Last fall, the Town of Coaldale installed several expensive signs around the new wetlands in northwest Coaldale. The town is promoting the pathway and signage on their Facebook page – which states, “consider going for a walk around the centennial ponds to check out the new signage along the pathways – to help educate visitors – and inform what wildlife and vegetation you may be able to see in the area.”
Unfortunately, two of the ‘educational’signs contain many technical errors. The signs are: “WHAT LIVES HERE?” [Animals] and “WHAT GROWS HERE?” [Plants]. The signs contain so much misleading and scientifically incorrect information that, had they been prepared by a high school student for a biology project, the teacher would have given a failing grade. Unfortunately, town administration refuses to discuss the signs and will not take any action to correct the signs. They have approved the error-filled signs and consider the matter closed.
It is extremely unlikely citizens will ever see the majority of species on the “animals” sign. In the past two decades, I’ve spent at least 1,000 hours at the existing wetlands and taken well over 50,000 photos of wildlife in and around the ponds and have never seen the majority of species listed on the “animals” sign. They are simply not here and unlikely to ever be here. On the other hand, casual wildlife watchers are certain to routinely see at least 20 species that are not on the sign. The “animals” sign completely misses the mark and does not represent reality now or well into the future.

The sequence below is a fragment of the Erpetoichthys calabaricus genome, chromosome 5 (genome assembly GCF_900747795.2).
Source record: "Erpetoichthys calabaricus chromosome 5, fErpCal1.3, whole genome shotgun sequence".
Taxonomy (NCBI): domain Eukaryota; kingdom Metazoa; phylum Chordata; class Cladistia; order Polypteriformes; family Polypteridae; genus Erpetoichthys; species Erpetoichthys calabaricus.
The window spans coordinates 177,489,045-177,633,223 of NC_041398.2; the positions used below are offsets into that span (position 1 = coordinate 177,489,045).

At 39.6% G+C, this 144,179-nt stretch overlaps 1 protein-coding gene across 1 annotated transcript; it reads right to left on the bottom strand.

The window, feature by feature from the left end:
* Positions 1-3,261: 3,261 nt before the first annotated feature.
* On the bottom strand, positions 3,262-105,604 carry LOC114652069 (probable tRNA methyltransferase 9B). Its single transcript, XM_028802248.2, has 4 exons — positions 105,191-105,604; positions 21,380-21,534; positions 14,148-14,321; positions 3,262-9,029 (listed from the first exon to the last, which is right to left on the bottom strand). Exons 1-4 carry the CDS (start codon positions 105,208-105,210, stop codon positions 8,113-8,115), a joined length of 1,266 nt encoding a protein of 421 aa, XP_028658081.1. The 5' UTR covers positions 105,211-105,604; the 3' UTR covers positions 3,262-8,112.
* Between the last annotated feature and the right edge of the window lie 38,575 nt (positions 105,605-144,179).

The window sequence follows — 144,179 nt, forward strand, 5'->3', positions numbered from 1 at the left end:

In 2016, the town’s consultant asked me to complete a survey of animals in our local wetlands. The survey listed over 100 species and asked if species would be ‘expected’or ‘rare’or ‘not expected.’Of the 39 species on the new signs, 24 species were not even on the original survey. And, most of the commonly seen species (on the survey form) were left off the sign. It is a mystery how the signs could be so inaccurate. So much for public consultation.
Added to the above misrepresentations are blatant scientific errors. Some species of plants and animals are identified with incorrect scientific and/or common names. “Northern oriole” is not an accepted common name. The scientific name of the garter snake pictured on the sign is wrong. On the “plants” sign, the scientific name of northern wheatgrass is wrong and “pondweed” is misspelled. The “plants” sign also lists one subtropical grass species native to Africa and the southern U.S. and considered an invasive species. The “plants” sign lists species of grasses the town indicated were not planted. Conversely, several species the town said were planted are not on the sign. There is an utter disconnect between the town, the consultant, the signs, science and reality.
The mayor and council seemingly have no genuine interest in educating the public or they would be willing to talk about the signs and replace the signs with ones that contain reliable information. The signs are unacceptable, but worse is the town’s response to the problem. On March 19, the mayor wrote, “this matter [is] closed.” This council is satisfied with the disgraceful signs.
These two signs cost well over $10,000 – paid for by citizens with a provincial grant. We deserve much better.